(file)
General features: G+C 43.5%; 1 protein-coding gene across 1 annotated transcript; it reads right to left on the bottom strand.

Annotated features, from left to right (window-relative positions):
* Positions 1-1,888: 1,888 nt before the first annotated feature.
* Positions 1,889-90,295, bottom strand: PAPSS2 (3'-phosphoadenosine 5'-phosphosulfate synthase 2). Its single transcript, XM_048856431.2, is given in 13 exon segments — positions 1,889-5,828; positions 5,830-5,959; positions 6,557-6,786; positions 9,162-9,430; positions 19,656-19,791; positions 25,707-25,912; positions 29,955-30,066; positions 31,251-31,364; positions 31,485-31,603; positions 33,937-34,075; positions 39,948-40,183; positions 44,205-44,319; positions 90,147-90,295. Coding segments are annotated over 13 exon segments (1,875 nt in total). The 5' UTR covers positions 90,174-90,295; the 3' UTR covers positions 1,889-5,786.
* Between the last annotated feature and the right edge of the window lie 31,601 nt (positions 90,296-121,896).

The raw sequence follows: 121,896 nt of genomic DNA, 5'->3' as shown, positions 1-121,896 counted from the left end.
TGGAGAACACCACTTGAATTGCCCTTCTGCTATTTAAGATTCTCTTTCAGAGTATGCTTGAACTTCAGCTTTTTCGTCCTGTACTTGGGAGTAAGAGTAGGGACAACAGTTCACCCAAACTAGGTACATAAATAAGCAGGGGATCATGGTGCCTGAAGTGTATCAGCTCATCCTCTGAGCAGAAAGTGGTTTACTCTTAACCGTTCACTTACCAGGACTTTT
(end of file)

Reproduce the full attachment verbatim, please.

General features: G+C 43.5%; 1 protein-coding gene across 1 annotated transcript; it reads right to left on the bottom strand.

Annotated features, from left to right (window-relative positions):
* Positions 1-1,888: 1,888 nt before the first annotated feature.
* Positions 1,889-90,295, bottom strand: PAPSS2 (3'-phosphoadenosine 5'-phosphosulfate synthase 2). Its single transcript, XM_048856431.2, is given in 13 exon segments — positions 1,889-5,828; positions 5,830-5,959; positions 6,557-6,786; positions 9,162-9,430; positions 19,656-19,791; positions 25,707-25,912; positions 29,955-30,066; positions 31,251-31,364; positions 31,485-31,603; positions 33,937-34,075; positions 39,948-40,183; positions 44,205-44,319; positions 90,147-90,295. Coding segments are annotated over 13 exon segments (1,875 nt in total). The 5' UTR covers positions 90,174-90,295; the 3' UTR covers positions 1,889-5,786.
* Between the last annotated feature and the right edge of the window lie 31,601 nt (positions 90,296-121,896).

The raw sequence follows: 121,896 nt of genomic DNA, 5'->3' as shown, positions 1-121,896 counted from the left end.
TGGAGAACACCACTTGAATTGCCCTTCTGCTATTTAAGATTCTCTTTCAGAGTATGCTTGAACTTCAGCTTTTTCGTCCTGTACTTGGGAGTAAGAGTAGGGACAACAGTTCACCCAAACTAGGTACATAAATAAGCAGGGGATCATGGTGCCTGAAGTGTATCAGCTCATCCTCTGAGCAGAAAGTGGTTTACTCTTAACCGTTCACTTACCAGGACTTTT